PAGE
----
Updated: Mar 5
It seems M. Night Shyamalan receives the comeback treatment every ten years or so. After a filmmaking drought that included Lady in the Water, The Happening (yikes), The Last Airbender (more yikes) and After Earth (even more yikes), his return to relevance began with 2015's The Visit, a low-key, but effective horror that highlighted the Academy Award nominated director's penchant for building supreme tension and dread.
In 2016, Shyamalan reached a high nearly in tune with his The Sixth Sense days, with the release of Split, a bone-chilling kidnapping tale/supervillain origin story that featured an amazing performance... er, performances, from a severely underappreciated James McAvoy (and served notice to the budding talent of final-girl-of-the-day Anya Taylor-Joy). Split placed Shyamalan back on top and the Steven Spielberg comparisons re-emerged.
The native Philadelphian fell back to earth with 2021's Old, the conceptually-interesting-but-poorly-executed thriller where vacationers discover a secluded, unescapable beach that causes them to age rapidly - decimating possible decades of life down to a single day.
Shyamalan went back to the drawing board with his latest feature, Knock at the Cabin. Adapted from the 2018 Paul G. Tremblay novel The Cabin at the End of the World, Knock centers on a vacationing family who is cajoled by four intruders to make a decision that could determine the fate of the entire planet.
Knock stars Dave Bautista, Jonathan Groff, Ben Aldridge, Nikki Amuka-Bird, Kristen Cui, Abby Quinn and Rupert Grint. Tension rises early as a seemingly innocent conversation between an unusually lost-looking Leonard (Bautista) and seven-year-old Wen (Cui) leads to a standoff, then home invasion. Leonard, appearing to be the leader of four intruders, tries to convince Wen's adoptive parents, Eric (Groff) and Andrew (Aldridge), that an impending apocalypse can be prevented if they execute a heart-wrenching sacrifice.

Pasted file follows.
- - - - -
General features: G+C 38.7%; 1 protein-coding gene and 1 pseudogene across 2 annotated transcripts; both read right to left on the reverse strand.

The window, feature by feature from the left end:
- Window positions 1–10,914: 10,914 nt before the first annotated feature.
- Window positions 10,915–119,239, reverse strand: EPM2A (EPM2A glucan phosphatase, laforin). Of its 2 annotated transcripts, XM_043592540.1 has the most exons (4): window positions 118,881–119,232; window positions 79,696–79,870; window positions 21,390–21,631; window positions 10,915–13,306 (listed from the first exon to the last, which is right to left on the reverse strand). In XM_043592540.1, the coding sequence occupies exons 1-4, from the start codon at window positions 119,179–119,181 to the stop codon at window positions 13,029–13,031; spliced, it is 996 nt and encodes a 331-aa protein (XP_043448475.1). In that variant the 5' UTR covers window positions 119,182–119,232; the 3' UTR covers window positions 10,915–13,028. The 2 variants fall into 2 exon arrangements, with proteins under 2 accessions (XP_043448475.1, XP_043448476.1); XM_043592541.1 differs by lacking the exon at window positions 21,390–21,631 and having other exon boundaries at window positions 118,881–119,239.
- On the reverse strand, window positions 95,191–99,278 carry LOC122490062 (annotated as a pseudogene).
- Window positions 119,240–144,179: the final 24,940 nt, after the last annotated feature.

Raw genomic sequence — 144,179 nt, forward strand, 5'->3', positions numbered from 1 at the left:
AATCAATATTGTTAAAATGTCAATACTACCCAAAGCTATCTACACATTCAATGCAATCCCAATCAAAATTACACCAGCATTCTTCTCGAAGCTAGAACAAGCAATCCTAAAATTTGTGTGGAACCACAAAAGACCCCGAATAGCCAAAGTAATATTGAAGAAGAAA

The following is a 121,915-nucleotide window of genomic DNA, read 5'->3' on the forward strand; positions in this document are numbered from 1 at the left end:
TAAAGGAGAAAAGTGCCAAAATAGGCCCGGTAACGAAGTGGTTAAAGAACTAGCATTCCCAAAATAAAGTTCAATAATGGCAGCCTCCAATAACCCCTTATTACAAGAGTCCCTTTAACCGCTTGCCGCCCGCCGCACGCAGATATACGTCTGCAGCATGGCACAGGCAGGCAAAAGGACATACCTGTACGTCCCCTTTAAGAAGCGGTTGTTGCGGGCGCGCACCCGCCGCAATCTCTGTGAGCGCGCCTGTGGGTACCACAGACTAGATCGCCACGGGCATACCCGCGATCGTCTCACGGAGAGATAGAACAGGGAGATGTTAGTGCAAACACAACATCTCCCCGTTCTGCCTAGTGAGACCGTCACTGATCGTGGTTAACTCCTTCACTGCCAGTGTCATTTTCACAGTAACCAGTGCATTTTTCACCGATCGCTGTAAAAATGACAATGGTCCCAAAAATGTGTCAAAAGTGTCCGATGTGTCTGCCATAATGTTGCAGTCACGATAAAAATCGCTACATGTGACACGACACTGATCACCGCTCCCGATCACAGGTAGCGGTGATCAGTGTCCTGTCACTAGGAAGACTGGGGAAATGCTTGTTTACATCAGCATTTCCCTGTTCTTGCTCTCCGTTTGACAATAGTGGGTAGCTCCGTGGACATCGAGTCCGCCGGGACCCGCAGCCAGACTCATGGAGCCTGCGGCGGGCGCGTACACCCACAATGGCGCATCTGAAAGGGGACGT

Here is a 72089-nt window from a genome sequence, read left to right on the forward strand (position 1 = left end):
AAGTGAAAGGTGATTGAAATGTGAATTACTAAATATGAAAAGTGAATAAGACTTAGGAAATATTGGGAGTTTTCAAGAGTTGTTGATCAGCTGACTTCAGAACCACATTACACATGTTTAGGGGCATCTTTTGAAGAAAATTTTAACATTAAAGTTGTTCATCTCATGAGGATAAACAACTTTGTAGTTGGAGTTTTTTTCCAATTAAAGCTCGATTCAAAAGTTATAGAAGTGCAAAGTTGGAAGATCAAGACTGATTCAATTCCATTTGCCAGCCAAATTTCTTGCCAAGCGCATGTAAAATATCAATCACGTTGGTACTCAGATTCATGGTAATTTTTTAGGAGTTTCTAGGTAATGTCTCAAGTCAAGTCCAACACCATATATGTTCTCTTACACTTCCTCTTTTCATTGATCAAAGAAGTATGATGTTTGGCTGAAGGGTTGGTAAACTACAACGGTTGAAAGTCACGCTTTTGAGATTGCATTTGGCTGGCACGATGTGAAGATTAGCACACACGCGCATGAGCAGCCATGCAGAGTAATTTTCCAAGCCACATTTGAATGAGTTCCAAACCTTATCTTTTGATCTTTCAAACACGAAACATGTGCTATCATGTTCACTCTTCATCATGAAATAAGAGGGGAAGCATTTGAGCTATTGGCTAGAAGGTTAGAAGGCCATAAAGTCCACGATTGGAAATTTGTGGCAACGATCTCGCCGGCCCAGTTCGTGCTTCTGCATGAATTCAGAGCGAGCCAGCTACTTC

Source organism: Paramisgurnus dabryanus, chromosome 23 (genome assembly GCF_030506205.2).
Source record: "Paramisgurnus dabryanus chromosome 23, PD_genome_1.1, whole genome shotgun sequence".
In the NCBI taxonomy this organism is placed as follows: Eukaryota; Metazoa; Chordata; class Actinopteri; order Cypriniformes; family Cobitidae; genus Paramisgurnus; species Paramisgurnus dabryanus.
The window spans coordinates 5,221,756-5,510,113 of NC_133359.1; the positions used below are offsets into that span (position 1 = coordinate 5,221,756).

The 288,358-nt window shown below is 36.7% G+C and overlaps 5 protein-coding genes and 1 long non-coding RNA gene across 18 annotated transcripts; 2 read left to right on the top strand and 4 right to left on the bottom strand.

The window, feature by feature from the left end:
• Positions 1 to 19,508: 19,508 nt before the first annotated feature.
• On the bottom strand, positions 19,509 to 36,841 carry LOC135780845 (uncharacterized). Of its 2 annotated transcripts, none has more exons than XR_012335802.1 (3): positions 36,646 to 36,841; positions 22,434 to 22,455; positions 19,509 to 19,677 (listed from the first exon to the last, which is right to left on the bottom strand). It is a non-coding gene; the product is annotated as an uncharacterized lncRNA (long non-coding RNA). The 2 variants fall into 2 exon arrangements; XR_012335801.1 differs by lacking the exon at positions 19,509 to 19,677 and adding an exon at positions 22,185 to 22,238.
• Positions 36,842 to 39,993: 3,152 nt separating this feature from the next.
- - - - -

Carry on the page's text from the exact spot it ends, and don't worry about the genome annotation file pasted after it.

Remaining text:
Shyamalan's latest may be his most straightforward project. Plot twists became standard-issue, but instead of providing an "aha" moment, he opted for character development and a subdued story that relied on tension and uncertainty. That is a refreshing alternative from the bevy of movies with big action set pieces and senseless explosions and destruction (although with a rumored $20 million budget one could argue going big simply wasn't feasible). So the path Shyamalan chose added gravitas to its daunting subject matter.
Also, performances made a huge impact. Bautista provided the most impressive performance (yes, Dave Baustista, the former WWE wrestler, is a good actor) as he played Leonard with nuance, conflict and conviction. Groff, who was fantastic on Hamilton and (most especially) Netflix's Mindhunter, is also memorable. Eric is the audience surrogate - he heard and saw just enough to consider believing Leonard, thus providing an excellent counterbalance to Andrew (a solid Aldridge), whose refusal to remotely consider his intruders' proposition made for the most conflict.
Overall, everyone sold their performances - a must considering nearly all of Knock's 100-minute running time takes place at one location.
Knock at the Cabin is a thrilling tension-heavy story that is more thought-provoking than scary, but still contains plenty trademark Shyamalan moments. This is worth a look, even if it lacks a twist. Coming in with that expectation doesn't do Shyamalan or this film justice.
So is Shymalan back? Based on his latest - sure. Despite slipping with Old, he hasn't really left - not this time around. JV
3.5 out of 5 stars